Although it is common for insiders to cash out portions of their stakes to gather the harvest of their hard work, this type of activity may raise red flags on some occasions. To be more detailed on that, corporate insiders can sell shares for a variety of reasons that are not related to their companies’ prospects, valuations and/or other firm-specific issues; hence, interpreting insider selling activity has become an impossible task. Even so, if I were investing my hard-earned cash in a company’s stock for a medium- or long-term period, I would have been disturbed by heavy insider selling activity at that company. At the end of the day, insider trading activity offers some insights on how insiders feel about their companies’ shares. The Insider Monkey team identified three companies that had a large volume of insider selling activity last week, so this article will lay out the insider sales registered at those companies and discuss their recent performance.
Prior to discussing the insider trading activity, let’s make you familiar with what Insider Monkey does besides providing high-quality articles. At Insider Monkey, we track hedge funds’ moves in order to identify actionable patterns and profit from them. Our research has shown that hedge funds’ large-cap stock picks historically underperformed the S&P 500 Total Return Index by an average of seven basis points per month between 1999 and 2012. On the other hand, the 15 most popular small-cap stocks among hedge funds outperformed the S&P 500 Index by an average of 95 basis points per month (read more details here). Since the official launch of our small-cap strategy in August 2012, it has performed just as predicted, returning 102% and beating the market by more than 53 percentage points. We believe the data is clear: investors will be better off by focusing on small-cap stocks utilizing hedge fund expertise (while avoiding their high fees at the same time) rather than large-cap stocks.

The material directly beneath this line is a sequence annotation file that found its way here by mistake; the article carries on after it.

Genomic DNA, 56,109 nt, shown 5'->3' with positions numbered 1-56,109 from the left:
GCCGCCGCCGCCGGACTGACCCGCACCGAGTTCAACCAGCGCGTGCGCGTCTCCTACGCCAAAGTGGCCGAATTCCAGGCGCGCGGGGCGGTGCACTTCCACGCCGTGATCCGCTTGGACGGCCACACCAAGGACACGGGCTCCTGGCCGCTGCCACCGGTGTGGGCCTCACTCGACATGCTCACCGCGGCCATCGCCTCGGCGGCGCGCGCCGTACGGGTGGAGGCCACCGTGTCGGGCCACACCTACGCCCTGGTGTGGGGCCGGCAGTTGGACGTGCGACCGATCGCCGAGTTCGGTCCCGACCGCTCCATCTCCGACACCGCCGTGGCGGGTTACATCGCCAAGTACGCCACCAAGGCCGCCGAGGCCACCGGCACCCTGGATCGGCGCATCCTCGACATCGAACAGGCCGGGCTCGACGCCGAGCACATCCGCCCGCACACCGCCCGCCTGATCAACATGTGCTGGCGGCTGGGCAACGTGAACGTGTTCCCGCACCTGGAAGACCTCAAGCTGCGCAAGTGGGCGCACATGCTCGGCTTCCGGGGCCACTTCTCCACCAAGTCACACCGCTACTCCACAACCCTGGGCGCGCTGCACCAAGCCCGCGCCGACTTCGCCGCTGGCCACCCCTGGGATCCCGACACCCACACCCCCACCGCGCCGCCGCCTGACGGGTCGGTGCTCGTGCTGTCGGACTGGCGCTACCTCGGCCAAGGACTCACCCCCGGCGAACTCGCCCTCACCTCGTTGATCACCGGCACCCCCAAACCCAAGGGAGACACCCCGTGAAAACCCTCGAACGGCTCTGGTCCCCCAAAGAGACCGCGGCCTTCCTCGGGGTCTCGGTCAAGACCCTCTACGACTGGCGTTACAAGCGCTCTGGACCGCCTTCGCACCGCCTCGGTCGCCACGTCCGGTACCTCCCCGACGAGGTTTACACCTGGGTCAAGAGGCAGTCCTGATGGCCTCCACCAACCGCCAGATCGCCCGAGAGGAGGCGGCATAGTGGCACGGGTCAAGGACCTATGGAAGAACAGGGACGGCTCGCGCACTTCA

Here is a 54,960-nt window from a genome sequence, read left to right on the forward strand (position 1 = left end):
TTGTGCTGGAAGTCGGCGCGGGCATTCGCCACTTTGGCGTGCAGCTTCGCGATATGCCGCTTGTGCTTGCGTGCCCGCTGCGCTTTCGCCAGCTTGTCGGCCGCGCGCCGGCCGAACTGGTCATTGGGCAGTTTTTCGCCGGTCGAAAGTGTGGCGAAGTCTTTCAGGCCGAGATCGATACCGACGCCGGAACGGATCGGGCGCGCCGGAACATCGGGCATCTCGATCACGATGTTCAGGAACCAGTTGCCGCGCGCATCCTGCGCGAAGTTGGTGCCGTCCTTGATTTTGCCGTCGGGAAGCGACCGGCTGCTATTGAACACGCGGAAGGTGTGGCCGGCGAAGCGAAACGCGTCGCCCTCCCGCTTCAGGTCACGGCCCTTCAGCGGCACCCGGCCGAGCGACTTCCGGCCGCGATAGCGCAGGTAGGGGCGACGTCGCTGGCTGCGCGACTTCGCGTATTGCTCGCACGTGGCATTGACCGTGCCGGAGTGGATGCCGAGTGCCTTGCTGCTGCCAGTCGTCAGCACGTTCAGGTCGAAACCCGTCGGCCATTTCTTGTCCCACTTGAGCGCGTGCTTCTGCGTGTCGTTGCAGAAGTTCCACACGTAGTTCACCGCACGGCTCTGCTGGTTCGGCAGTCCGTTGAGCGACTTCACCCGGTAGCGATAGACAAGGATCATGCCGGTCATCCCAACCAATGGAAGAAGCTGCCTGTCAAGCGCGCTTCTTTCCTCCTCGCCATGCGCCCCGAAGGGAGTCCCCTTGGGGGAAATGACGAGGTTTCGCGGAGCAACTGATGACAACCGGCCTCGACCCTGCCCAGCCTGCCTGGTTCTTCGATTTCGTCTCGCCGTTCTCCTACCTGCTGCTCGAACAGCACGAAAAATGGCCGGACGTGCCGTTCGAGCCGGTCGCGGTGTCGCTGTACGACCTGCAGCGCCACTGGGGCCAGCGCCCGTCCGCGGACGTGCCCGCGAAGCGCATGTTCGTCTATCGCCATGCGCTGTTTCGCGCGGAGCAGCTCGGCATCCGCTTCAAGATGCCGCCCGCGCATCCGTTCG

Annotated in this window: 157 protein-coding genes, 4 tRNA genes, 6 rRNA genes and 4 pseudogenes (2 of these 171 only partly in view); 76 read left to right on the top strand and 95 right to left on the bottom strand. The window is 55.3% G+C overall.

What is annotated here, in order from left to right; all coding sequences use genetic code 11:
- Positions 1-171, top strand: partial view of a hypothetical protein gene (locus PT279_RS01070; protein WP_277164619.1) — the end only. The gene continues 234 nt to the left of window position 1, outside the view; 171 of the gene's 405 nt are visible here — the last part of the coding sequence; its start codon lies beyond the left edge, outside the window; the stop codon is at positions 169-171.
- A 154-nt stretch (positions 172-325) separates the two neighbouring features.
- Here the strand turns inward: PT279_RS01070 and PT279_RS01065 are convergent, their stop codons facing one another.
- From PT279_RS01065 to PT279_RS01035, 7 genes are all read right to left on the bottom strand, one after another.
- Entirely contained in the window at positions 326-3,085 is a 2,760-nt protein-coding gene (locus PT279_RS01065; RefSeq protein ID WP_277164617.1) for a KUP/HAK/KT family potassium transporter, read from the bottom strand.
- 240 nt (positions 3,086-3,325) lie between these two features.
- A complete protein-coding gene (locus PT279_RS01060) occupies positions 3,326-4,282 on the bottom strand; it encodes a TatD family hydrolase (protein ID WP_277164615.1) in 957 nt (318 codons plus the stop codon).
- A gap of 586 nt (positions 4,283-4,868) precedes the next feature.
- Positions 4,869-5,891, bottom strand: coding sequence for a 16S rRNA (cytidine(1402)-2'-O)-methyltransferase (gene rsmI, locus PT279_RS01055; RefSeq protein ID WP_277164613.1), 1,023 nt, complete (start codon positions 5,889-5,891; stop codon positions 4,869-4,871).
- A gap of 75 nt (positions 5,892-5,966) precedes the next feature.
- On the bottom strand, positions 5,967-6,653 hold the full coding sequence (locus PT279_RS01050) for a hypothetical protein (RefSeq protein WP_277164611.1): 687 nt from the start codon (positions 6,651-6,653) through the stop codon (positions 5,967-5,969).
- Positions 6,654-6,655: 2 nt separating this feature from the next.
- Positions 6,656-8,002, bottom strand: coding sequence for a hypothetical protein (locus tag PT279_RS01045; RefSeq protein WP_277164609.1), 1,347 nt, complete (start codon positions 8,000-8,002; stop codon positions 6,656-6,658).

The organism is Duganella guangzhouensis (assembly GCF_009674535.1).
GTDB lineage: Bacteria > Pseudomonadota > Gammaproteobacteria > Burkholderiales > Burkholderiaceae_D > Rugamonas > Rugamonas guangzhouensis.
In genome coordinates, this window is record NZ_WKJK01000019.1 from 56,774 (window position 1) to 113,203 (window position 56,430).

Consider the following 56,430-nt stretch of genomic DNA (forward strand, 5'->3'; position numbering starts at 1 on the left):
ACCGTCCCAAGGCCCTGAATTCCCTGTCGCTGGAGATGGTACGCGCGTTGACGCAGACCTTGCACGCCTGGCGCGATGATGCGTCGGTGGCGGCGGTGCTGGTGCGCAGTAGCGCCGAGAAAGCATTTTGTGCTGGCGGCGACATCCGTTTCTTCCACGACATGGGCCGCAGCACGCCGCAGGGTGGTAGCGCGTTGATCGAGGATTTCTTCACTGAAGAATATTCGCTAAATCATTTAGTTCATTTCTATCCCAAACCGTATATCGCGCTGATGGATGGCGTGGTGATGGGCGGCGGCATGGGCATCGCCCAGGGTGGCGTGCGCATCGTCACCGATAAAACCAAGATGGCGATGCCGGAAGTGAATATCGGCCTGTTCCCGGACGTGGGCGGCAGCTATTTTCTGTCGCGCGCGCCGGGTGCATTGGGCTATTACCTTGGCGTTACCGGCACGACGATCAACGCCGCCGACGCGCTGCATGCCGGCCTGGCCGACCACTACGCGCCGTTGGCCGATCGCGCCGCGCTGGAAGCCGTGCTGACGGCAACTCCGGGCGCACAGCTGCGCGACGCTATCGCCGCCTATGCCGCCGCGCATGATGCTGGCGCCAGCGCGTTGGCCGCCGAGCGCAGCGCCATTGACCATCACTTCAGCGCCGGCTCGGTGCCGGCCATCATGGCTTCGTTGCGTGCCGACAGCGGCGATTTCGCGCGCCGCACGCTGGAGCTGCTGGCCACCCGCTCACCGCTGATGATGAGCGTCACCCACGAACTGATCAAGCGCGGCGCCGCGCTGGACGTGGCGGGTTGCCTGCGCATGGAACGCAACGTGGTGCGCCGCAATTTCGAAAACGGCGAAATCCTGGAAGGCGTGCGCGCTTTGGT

Let’s start out by investigating the insider selling activity registered at J2 Global Inc. (NASDAQ:JCOM). Richard S. Ressler, Chairman of J2 Global’s Board of Directors since 1997, cashed out 157,365 shares last week at prices in the range of $80.00-to-$81.87 per share, trimming his overall holding to 1.47 million shares. J2 Global, a provider of Internet services has experienced significant growth this year through a mix of acquisitions and organic growth. The stock is up 30% for the year and is currently trading at a rich trailing price-to-earnings ratio of 30.30, which compares with the average of 22.71 for the S&P Index. Nevertheless, this ratio may not be entirely indicative at the moment, considering J2 Global Inc. (NASDAQ:JCOM)’s earnings potential, which has been propelled by numerous acquisitions aimed at increasing the company’s customer base through increased presence in new and existing markets. The company reported revenues of $178.70 million for the third quarter, which were up from $153.02 million reported last year. Furthermore, J2 Global anticipates that its Business Cloud Services business is set to grow in the upcoming future, even without pursuing new acquisitions, as a result of increased focus on enhancing the existing offerings. A total of 14 hedge funds from our extensive database were invested in the company at the end of the September quarter. Amy Minella’s Cardinal Capital cut its exposure to J2 Global Inc. (NASDAQ:JCOM) by 6% during the July-September period, ending the quarter with roughly 518,000 shares.